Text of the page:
Yes--but in the dialect that Duolingo favours, it's what we call a retroflex--meaning that instead of touching the alveolar ridge as we would typically do, the tongue points way back to touch the hard palate.
Thanks! So the literal meaning would be "they have on the shirts themselves" -- not that that makes any sense, I'm just trying to get the different parts of speech straight.
Sometimes skjort is translated as skirt, sometimes as shirt. The other option is then considered incorrect. How can I tell if it's one or the other?
So there is a ø in skirt, but not in shirt.
I hope that after writing this comment I will remember them myself. I kinda always mix them up.
Is this incorrect? They have put on shirts.
If not, how is this translated in Norwegian?
Why is "They are wearing their shirts" not an acceptable answer?
How would you say "They [i.e. a group of people] are wearing their [i.e. a different group's] shirts"? I know it's a weird sentence, but I'm mainly interested in how one distinguishes between "their own" and "other people's". I understand with one person you say: "Han har på seg skjorte" = He is wearing his shirt. "Han har på hans skjorte" = He is wearing a different boy's shirt.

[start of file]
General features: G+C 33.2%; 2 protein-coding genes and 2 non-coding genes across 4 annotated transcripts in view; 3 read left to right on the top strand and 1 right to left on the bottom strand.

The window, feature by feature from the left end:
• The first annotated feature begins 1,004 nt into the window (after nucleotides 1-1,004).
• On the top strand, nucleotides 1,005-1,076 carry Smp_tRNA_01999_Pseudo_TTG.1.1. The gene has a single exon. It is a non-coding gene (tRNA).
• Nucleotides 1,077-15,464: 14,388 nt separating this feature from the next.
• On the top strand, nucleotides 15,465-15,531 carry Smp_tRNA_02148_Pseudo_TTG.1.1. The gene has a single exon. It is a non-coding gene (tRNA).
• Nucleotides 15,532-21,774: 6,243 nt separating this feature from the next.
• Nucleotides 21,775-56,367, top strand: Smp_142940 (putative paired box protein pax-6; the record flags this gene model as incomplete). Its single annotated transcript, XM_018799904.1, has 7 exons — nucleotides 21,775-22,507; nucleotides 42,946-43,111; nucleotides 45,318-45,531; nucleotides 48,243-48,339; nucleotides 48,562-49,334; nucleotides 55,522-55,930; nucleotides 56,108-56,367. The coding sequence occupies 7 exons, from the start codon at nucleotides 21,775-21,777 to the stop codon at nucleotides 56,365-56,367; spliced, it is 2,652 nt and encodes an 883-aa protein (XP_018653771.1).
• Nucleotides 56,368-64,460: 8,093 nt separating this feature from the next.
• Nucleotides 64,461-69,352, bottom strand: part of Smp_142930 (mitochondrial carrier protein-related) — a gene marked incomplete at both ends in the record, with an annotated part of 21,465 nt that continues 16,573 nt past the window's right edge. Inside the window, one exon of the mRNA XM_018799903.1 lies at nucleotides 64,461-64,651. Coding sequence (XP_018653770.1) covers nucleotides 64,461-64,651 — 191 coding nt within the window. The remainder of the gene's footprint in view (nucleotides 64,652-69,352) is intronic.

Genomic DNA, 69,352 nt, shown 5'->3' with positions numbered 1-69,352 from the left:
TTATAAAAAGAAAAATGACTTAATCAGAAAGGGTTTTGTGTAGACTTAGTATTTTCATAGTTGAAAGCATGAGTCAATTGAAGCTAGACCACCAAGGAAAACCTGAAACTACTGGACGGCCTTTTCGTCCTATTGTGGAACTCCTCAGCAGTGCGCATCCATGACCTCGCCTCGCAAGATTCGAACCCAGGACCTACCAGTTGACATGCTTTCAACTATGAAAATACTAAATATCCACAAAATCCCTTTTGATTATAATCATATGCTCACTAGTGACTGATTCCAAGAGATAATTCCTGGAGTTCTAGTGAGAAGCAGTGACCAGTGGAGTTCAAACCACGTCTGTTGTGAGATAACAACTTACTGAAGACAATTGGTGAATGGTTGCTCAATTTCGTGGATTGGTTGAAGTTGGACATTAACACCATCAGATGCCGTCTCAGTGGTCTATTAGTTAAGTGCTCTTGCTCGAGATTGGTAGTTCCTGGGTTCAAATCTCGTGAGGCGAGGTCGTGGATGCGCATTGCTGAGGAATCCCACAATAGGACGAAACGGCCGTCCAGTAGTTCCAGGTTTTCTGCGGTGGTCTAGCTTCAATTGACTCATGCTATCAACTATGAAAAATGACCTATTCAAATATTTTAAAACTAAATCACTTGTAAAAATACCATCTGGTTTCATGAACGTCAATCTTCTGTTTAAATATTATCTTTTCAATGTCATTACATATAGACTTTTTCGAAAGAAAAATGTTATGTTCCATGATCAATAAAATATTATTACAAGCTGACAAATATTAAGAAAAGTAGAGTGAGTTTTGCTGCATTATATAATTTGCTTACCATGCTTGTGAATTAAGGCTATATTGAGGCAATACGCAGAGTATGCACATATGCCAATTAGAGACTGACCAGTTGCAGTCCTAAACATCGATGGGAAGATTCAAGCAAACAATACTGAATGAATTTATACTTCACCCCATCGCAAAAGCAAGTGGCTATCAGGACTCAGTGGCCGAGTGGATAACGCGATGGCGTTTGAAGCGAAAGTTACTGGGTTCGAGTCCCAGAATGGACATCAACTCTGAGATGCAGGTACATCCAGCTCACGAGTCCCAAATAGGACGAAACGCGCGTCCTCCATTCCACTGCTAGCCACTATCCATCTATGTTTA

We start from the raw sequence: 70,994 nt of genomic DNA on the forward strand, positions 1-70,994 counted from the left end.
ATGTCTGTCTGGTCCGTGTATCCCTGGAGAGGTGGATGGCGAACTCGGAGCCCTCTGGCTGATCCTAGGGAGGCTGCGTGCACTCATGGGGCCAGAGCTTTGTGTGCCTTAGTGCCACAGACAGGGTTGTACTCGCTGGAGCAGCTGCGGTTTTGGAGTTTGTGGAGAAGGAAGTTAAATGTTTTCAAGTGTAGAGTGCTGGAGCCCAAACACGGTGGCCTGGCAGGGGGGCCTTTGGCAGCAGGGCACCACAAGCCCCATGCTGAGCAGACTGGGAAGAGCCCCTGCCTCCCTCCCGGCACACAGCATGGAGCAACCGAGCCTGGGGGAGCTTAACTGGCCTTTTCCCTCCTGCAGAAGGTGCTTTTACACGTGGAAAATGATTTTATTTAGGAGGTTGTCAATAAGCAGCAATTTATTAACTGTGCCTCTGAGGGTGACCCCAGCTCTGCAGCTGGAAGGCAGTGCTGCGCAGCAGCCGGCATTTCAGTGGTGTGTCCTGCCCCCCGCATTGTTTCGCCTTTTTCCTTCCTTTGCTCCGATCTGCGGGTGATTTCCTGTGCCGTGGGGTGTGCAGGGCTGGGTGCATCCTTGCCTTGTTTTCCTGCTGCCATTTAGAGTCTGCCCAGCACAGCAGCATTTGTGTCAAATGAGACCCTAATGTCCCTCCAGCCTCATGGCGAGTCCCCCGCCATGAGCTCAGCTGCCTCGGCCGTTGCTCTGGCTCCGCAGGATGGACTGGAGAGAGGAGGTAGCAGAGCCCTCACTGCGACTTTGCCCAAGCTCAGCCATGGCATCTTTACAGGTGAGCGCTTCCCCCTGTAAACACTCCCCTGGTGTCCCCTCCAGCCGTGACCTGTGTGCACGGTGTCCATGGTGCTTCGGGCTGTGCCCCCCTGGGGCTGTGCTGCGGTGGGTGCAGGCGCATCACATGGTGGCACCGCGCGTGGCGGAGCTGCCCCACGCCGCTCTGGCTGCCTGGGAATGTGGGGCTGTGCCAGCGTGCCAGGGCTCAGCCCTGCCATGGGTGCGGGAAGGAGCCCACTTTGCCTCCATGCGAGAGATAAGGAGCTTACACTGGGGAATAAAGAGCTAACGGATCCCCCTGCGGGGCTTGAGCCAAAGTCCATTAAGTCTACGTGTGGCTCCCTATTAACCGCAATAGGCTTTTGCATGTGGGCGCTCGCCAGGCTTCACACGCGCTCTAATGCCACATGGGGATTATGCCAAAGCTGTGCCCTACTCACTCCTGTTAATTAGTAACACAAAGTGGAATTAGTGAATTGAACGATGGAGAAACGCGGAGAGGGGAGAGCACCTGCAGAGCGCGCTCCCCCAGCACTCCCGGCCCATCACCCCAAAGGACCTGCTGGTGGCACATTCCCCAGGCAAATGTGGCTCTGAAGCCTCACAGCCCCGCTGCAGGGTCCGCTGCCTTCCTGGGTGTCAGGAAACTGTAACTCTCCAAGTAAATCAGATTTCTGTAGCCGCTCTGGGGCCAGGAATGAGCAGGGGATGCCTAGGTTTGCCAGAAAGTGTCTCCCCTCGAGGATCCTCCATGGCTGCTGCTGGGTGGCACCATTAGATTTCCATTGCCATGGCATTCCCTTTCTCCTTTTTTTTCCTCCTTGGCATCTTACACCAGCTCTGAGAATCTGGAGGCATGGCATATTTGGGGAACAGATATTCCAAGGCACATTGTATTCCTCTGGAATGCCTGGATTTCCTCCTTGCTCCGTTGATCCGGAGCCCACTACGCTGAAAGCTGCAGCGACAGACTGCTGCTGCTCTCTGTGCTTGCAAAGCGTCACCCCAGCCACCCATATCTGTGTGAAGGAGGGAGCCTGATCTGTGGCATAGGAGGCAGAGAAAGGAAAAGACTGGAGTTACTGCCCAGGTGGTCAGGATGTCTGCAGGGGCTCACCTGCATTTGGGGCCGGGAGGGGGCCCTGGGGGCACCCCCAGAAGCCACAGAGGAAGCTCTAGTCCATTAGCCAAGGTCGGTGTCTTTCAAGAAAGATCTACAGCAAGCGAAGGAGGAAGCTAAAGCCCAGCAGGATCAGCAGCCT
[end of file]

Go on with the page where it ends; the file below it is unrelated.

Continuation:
It isn't the correct translation, because the Norwegian doesn't specify whose shirts they are. If you want to add this extra information, you need to add a possessive pronoun (my/mine, you/yours, her/hers). e.g.
De har på seg skjorter mine = they are wearing my shirts. De har på seg skjorter hennes = they are wearing her shirts. De har på seg skjorter deres = they are wearing their shirts